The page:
Announces Play On Festival Program

Now celebrating its fourteenth year, the Oakton College Play On Now celebrating its fourteenth year, the Oakton College Play On Student Playwriting Festival, Nov. 17 - 19, features community college students playwrights.

This year’s festival includes six plays written by community college students

Des Plaines (Nov. 6, 2023) - Now celebrating its fourteenth year, the Oakton College Play On Student Playwriting Festival, Nov. 17 - 19, gives community college playwrights a chance to shine. Be the first to see this year’s winning selections, written, directed, produced and performed by community college students.

“The Play On Student Playwriting Festival gives students the opportunity to experience the process of theater from inception to production,” said Mary Ringstad-Gagliano, Play On Festival Coordinator and Oakton professor of Speech and Theater. “Students develop their skills in every phase: writing, directing, acting and production.”

Students from community colleges in Illinois, Michigan, Minnesota and Wisconsin were invited to submit a script of a one-act play or storytelling monologue in any genre or style.

“When selecting the winning plays, we seek to build an evening that offers audiences a variety of genres and themes,” said Ringstad-Gagliano. “Applying design concepts from experimental laboratory theater, costumes and sets are minimalistic, giving a sense of uniformity to the world premiere of these diverse plays.”

Four Oakton theater students and two Oakton theater alumni will direct an ensemble of seventeen performers. Proceeds from the festival, all six plays, support the Performing Arts Scholarship Fund at Oakton.

In Search of a Better Place by Joel "Yoel" Davis
The one-act play explores systemic racism through a fictional debate between well-known Black activists and historians, weaving quotations from their writings as dialogue in the play. Historical characters include Bobby E. Wright, John Franklin, Alfred A. Moss, Dr. Frances Cress Welsing and William Cooper.

Davis is pursuing an Associate of General Studies degree through Oakton's Prison Education Program.

Rosa Luxemburg Would Have Eaten Her Vegetables by Ted Smukler
Written while watching his mother decline, the monologue is Smukler’s reflection on his mother’s life and their complicated mother-son relationship. A daughter of a Communist Party member who tried to organize workers during the 1930s and 1940s, Smukler’s mother grew up in a radical Jewish home speaking Yiddish.

“My relationship with my mother was complicated, but the piece is about love and redemption,” said Smukler.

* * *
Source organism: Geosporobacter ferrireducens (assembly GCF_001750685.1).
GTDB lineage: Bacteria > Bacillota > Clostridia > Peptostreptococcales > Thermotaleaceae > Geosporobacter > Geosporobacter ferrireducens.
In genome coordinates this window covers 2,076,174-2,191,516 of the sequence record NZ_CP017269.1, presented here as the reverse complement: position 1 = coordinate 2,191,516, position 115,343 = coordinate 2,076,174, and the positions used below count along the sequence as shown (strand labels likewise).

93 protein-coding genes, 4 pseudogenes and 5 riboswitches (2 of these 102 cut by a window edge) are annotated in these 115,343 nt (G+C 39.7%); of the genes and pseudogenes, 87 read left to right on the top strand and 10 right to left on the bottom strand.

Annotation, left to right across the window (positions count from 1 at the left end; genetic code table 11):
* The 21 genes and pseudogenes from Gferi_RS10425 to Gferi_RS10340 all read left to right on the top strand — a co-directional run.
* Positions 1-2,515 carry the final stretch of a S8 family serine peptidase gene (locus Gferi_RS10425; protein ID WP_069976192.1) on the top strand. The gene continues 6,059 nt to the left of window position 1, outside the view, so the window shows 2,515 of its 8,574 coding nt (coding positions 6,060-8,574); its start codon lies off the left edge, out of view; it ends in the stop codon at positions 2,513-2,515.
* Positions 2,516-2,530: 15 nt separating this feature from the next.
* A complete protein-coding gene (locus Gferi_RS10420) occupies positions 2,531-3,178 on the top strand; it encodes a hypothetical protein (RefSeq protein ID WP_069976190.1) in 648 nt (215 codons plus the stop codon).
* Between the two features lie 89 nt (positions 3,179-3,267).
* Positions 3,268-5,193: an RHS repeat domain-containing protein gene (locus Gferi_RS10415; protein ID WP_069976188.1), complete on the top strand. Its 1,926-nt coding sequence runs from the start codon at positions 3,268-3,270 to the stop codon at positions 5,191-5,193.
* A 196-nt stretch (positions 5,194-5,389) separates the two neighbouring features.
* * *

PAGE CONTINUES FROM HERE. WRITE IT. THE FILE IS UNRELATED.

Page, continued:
Smukler has lived in Skokie for almost 20 years but grew up in Philadelphia. He has taken classes at Oakton.

STATIC by Kris Taylor
STATIC is a short play that encapsulates the eerie and lonely feeling of absence. A young boy
and his mother have two distinctive conversations with television static, which demands the ultimate sacrifice from the family. The playwright was inspired by the analog horror genre that has been prevalent in modern media.

Taylor was born and raised in Detroit and attends Oakland Community College in Auburn Hills, Mich.

The Strand that Beads You by Allison Fradkin
Comedic wordplay dominates the dialogue in this imaginative play set in a summer camp craft room. “The Strand That Beads You” embraces inclusivity with sensitivity, creativity and festivity. When it comes to being receptive to and respectful of the ways in which individuals identify, variety need not be a cause for anxiety. In fact, learning the lexicon is a lot like Ricky Ricardo's marriage to Lucy: “It's not easy, but it sure is a lot of fun.”

Fradkin lives in Deerfield. He has attended classes at Oakton and participated in numerous theater productions at Oakton.

Sucker Punch by Cydnei Walker
Late-stage capitalism meets the environmental apocalypse. An electrical blackout did not cause the sun to disappear, but after thousands of years of pollutants and a lack of electricity, massive clouds of smog began to cover the sun. Darkness fell upon the country as if it were a blanket. No sun led to changes that can also be seen among the people.
Which poses the greatest danger: climate change, corporate greed or vampires? Set in the year 3023, a mother and daughter wrestle with the conflicting issues of corporate immorality and social responsibility. Inspired by Shakespeare’s play, Othello.
Walker was a military child and moved around frequently. She graduated from high school in Manassas, Va, a suburb of Washington, D.C., but spent elementary and a few middle school years in Fayetteville, N.C. Walker lives in Detroit and attends Oakland Community College in Auburn Hills, Mich.

The Waiting Room by Jim Jacob
Jim, whose reasons for being in the waiting room are unclear, converses with patients Ann and Ronald while they wait for their appointments with Dr. Wilson. As we observe his interactions with others, we are reminded that listening is indeed the best gift.

Jacob grew up in Glen Ellyn, and currently lives in River Forest, Ill. He is currently enrolled in classes at Triton College in River Grove, Ill.

Performance dates and times: Nov. 17, 7:30 p.m.; Nov. 18, 7:30 p.m.; Nov. 19, 2 p.m.

Venue: Studio One Theatre at Oakton College, 1600 E. Golf Road, Des Plaines, IL 60016

Tickets and purchasing options: $10 general admission; $5 students and seniors. Tickets are available for purchase at the Box Office, or by calling (847.635.1900).

On Oakton’s Des Plaines campus, the Performing Arts Center regularly hosts student concerts, events and other in-house performances, in addition to outside productions. We are proud to produce performances that provide diverse opportunities to our students, community members and professionals. Browse the scheduled events of our current season, learn more about our facilities, and see current audition opportunities on Oakton’s website.